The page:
Senior Emily Broyles, a communication, journalism major with a Spanish minor, said she uses a detailed agenda to schedule time blocks for each day, marking off activities and tasks when completed.
Some students block off time for themselves on their calendars — scheduling a few hours to go for a hike, drive on the Blue Ridge Parkway or read a book for enjoyment.
“Don’t spread yourself too thin,” cautioned Malcolm Vaughn, a sophomore majoring in music education-choral music education. “Prioritize the things that will give you the most experience or the most enjoyment.”
- 3) Get involved outside the classroom.
Join a club, volunteer and participate in professional organizations. Makayla Wilkins ’21, who is pursuing her Master of Science in applied data analytics at App State, advises a balance of social time and study time. “Get involved with two clubs: one geared toward your program of study, and one toward something fun and recreational,” she said.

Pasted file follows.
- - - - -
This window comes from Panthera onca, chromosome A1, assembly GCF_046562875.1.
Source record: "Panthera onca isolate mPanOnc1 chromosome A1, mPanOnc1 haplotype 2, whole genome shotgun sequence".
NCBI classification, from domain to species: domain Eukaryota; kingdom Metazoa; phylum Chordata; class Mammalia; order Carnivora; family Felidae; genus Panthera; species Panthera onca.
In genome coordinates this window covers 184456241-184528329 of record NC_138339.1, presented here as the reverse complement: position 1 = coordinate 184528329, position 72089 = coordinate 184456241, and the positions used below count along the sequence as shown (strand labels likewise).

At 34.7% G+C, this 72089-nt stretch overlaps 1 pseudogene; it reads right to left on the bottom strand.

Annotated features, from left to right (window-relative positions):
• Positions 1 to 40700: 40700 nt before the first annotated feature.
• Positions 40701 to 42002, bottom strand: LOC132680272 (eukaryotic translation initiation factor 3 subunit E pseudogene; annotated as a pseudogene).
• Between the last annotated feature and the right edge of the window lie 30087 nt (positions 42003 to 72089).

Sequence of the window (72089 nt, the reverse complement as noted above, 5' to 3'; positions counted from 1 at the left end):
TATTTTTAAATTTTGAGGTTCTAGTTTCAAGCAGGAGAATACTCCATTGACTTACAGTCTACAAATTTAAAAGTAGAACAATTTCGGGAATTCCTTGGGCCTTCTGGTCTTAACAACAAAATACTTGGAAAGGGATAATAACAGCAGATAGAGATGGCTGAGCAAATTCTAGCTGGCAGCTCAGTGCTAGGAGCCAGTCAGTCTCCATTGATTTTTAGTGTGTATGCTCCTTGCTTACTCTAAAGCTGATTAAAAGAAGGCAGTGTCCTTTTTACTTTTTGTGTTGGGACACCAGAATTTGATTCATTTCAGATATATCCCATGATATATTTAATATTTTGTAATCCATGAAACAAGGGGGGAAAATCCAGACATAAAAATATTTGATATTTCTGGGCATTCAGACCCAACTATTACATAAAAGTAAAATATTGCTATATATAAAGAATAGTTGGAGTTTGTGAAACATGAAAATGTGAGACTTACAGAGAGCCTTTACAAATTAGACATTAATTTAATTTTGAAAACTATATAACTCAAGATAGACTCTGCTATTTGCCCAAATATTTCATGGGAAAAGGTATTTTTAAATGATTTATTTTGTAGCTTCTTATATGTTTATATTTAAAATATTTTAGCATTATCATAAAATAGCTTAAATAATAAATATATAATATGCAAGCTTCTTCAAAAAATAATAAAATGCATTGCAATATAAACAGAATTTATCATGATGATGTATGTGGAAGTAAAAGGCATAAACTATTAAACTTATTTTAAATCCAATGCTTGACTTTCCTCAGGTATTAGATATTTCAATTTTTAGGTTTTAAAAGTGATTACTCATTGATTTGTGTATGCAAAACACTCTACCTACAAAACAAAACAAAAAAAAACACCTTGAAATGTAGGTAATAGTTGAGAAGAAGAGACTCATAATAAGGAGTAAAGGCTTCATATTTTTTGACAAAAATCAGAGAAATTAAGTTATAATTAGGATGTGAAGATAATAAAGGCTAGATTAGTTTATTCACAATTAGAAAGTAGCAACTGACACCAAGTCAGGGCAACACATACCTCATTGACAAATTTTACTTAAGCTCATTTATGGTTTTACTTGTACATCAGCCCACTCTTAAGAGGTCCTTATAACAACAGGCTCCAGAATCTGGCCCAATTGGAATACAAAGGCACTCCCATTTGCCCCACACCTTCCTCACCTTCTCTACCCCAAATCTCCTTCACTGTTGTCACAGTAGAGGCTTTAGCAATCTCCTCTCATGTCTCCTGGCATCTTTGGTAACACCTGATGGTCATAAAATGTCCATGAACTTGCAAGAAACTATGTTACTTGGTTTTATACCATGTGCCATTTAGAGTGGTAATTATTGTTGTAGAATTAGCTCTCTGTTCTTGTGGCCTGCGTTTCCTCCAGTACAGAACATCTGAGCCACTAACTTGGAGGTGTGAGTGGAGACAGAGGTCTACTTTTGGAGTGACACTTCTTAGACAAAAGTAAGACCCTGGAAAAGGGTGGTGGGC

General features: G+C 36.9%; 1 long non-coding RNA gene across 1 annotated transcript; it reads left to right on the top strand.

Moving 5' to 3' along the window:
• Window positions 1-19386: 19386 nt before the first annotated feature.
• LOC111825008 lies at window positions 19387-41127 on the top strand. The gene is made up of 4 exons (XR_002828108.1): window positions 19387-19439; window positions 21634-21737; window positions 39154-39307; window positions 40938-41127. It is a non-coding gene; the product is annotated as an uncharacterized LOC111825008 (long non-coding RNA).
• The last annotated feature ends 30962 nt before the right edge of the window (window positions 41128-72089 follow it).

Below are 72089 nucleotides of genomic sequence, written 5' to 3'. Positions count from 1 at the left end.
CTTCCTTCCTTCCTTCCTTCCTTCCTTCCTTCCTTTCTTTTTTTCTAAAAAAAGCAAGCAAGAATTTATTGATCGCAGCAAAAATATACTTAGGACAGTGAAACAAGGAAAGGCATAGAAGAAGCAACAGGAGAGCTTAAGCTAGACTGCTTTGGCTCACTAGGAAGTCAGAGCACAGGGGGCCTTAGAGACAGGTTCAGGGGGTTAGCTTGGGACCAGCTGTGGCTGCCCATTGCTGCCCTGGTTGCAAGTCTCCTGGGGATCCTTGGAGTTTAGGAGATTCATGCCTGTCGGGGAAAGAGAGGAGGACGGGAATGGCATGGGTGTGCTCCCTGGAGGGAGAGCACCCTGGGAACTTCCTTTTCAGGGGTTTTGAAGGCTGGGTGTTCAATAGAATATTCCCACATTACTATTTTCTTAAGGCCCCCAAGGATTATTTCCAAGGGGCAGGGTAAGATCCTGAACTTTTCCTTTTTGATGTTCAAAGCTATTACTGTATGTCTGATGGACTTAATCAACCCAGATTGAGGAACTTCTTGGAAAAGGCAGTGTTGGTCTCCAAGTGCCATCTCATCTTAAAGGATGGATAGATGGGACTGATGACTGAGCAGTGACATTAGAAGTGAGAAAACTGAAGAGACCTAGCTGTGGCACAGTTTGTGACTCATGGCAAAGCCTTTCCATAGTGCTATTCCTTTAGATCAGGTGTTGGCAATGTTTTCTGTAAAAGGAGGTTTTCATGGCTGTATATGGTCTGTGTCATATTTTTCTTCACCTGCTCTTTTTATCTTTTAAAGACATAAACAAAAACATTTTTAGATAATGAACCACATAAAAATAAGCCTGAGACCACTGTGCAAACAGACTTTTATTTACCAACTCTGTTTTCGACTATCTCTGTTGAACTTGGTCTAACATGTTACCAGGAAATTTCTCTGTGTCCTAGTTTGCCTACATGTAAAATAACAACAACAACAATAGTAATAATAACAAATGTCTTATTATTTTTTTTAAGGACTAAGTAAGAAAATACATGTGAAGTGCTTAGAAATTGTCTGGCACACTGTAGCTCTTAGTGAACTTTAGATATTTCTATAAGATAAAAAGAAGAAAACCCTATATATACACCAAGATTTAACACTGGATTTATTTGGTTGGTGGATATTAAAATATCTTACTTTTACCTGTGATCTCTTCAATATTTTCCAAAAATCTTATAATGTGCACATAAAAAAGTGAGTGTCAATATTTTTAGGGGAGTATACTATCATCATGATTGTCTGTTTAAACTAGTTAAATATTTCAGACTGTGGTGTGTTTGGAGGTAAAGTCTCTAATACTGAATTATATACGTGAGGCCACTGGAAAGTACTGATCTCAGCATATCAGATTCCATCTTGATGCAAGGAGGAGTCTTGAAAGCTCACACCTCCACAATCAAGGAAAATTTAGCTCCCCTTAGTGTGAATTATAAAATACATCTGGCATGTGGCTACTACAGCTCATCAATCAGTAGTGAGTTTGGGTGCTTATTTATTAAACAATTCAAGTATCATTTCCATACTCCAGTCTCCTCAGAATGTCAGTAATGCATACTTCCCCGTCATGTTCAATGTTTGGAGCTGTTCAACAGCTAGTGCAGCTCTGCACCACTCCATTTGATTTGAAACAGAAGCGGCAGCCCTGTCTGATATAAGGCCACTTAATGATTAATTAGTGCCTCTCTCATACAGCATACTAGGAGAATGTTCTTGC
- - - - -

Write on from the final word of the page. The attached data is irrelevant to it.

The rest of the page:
“Getting involved in clubs and organizations that are tied to my major helps me relate what I’m learning in the classroom to real-life experiences,” said Hannah Ross '21, who earned her Bachelor of Science in Business Administration in management from App State in December 2021.
Involvement in professional organizations helped Ross develop leadership skills, refine her career goals and build relationships within her industry, she said.
Many students recommended volunteering on campus and in the community as a way to garner new perspectives, gain practical experience and give back to those in need.
- 4) Study with friends.
Almost all of the students cited their support system of friends as important for emotional support, relieving burnout, acting as “study buddies” and making their lives more enjoyable overall.
Ross said when she first came to App State, she was a member of a Residential Learning Community and formed friendships within her classes and clubs. She said, “Studying is hard, but if you do it with your friends, it makes everything fun.”